§ From Thomas Wilson1
18 March 1812. Wishes to make a proposal “of considerable magnitude and importance but feels unwilling to hazard the chagrin of an unsuccessful overture unless it could be confidential.” Requests to be informed whether the proposal “would be held strictly confidential and returned to the undersigned in case it should be deemed in no wise to contain or imply anything improper but inexpedient to approve or accede to it.” Describes himself as “a private citizen” who is unknown to JM. Is confident that JM “is better qualified than any other person to decide upon the abstract merit of the proposition contemplated after which the undersigned may procure or not the vouchers of his own character as occasion may require.”
RC (DLC). 1 p. Docketed by JM. Addressed by Wilson from Rhodes Hotel.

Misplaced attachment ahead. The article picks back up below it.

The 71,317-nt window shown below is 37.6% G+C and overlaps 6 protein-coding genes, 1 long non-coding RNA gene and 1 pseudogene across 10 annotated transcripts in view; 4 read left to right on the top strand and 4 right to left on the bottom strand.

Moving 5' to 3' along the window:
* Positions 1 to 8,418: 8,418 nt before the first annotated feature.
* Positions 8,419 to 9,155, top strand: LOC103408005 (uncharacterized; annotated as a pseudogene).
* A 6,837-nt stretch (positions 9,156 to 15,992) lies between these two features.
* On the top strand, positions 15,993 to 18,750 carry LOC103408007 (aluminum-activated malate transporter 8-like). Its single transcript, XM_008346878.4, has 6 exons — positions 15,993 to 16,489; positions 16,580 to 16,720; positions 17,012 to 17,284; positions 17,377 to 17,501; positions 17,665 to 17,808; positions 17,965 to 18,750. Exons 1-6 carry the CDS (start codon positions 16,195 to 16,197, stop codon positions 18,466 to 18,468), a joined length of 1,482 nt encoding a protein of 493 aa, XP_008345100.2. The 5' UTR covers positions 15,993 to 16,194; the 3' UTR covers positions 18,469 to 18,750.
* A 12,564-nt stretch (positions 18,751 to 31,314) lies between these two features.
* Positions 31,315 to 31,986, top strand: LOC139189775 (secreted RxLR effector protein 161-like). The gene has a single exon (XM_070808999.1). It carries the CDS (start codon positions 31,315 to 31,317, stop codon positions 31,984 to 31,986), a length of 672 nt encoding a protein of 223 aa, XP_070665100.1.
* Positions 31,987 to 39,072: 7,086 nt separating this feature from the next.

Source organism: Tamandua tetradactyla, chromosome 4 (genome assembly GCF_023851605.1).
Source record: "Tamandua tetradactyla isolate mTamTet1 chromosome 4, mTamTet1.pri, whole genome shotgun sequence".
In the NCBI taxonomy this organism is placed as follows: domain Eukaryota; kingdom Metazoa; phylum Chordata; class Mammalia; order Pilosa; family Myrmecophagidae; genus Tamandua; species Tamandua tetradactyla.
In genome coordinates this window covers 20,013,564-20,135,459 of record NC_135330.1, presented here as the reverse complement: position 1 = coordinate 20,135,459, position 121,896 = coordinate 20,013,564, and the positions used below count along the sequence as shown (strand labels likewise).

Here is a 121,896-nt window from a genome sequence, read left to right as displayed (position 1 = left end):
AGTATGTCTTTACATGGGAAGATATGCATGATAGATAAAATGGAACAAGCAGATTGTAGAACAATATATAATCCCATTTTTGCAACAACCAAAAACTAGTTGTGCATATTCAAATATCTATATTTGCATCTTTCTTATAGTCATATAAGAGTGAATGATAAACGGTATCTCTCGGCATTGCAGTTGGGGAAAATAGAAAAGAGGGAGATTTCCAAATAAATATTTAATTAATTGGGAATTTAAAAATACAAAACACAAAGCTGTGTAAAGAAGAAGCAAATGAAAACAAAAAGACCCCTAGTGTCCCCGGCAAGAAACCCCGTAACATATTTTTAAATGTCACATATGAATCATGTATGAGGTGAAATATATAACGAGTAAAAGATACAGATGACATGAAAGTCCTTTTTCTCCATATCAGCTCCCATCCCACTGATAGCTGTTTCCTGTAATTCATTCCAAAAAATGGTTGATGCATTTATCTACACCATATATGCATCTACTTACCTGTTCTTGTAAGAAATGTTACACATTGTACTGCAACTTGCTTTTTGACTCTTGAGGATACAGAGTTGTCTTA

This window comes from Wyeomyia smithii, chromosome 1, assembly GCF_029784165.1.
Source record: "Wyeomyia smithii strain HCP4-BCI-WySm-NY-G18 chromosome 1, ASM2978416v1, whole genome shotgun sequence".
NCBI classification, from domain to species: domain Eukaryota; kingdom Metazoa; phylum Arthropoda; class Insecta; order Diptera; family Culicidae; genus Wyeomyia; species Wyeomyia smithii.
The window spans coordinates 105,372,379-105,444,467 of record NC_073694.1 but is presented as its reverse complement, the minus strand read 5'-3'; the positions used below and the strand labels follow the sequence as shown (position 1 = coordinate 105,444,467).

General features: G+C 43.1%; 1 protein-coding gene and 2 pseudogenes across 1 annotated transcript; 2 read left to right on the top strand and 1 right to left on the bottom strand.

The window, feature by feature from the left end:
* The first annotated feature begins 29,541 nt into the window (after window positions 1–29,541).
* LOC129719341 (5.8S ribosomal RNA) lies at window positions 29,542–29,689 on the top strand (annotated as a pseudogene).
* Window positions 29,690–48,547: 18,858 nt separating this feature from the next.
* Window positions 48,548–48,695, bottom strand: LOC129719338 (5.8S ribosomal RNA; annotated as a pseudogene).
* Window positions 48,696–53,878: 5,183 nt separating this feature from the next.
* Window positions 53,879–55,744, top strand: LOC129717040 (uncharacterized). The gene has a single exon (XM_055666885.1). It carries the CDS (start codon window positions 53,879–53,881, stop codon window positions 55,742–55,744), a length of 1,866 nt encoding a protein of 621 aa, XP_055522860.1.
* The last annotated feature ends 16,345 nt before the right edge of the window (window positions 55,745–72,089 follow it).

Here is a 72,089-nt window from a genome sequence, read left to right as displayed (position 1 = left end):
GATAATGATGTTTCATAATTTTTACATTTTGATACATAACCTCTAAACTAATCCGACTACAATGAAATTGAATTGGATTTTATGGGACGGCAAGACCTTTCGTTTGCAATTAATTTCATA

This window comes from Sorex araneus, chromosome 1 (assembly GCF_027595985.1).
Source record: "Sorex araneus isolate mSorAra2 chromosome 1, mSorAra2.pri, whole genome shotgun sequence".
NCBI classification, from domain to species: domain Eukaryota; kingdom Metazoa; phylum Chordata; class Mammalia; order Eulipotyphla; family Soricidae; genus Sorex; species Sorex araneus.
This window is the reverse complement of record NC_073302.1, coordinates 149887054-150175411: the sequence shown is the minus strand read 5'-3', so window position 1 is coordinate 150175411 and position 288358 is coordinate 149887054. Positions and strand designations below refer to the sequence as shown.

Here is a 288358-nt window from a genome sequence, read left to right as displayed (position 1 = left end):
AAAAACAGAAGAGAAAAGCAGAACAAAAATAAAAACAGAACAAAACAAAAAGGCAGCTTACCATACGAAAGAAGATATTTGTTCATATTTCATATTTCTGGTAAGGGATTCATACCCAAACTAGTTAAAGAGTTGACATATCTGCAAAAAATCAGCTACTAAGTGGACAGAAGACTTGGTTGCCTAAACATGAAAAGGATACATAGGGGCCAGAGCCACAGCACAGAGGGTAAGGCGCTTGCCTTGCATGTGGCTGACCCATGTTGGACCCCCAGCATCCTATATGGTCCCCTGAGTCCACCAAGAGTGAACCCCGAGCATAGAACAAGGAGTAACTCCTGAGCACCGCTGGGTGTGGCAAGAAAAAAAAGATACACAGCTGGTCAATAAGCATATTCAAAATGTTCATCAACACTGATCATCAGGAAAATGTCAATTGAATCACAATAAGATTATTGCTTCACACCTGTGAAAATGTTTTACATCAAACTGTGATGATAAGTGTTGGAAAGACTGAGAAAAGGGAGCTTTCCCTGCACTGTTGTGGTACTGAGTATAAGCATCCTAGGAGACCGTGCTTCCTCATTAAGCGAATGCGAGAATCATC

1. Thomas Wilson (1772–1824) was a shipbuilder, contractor, and local official from Erie, Pennsylvania. He was to serve as a Republican representative in the Thirteenth and Fourteenth Congresses, 1813–17. It is not clear why he wished to meet with JM, but in March and April of 1812 he was corresponding with the War Department about the manufacture of cannonballs at Pittsburgh as well as endeavoring to obtain the settlement of some past claims on the government which he had laid before the House of Representatives (see Wilson to Eustis, 10 Mar. and 8 and 27 Apr. 1812 [DNA: RG 107, LRRS, W-54:6, W-88:6, W-115:6]; Annals of Congress description begins Debates and Proceedings in the Congress of the United States … (42 vols.; Washington, 1834–56). description ends , 12th Cong., 1st sess., 1048–49).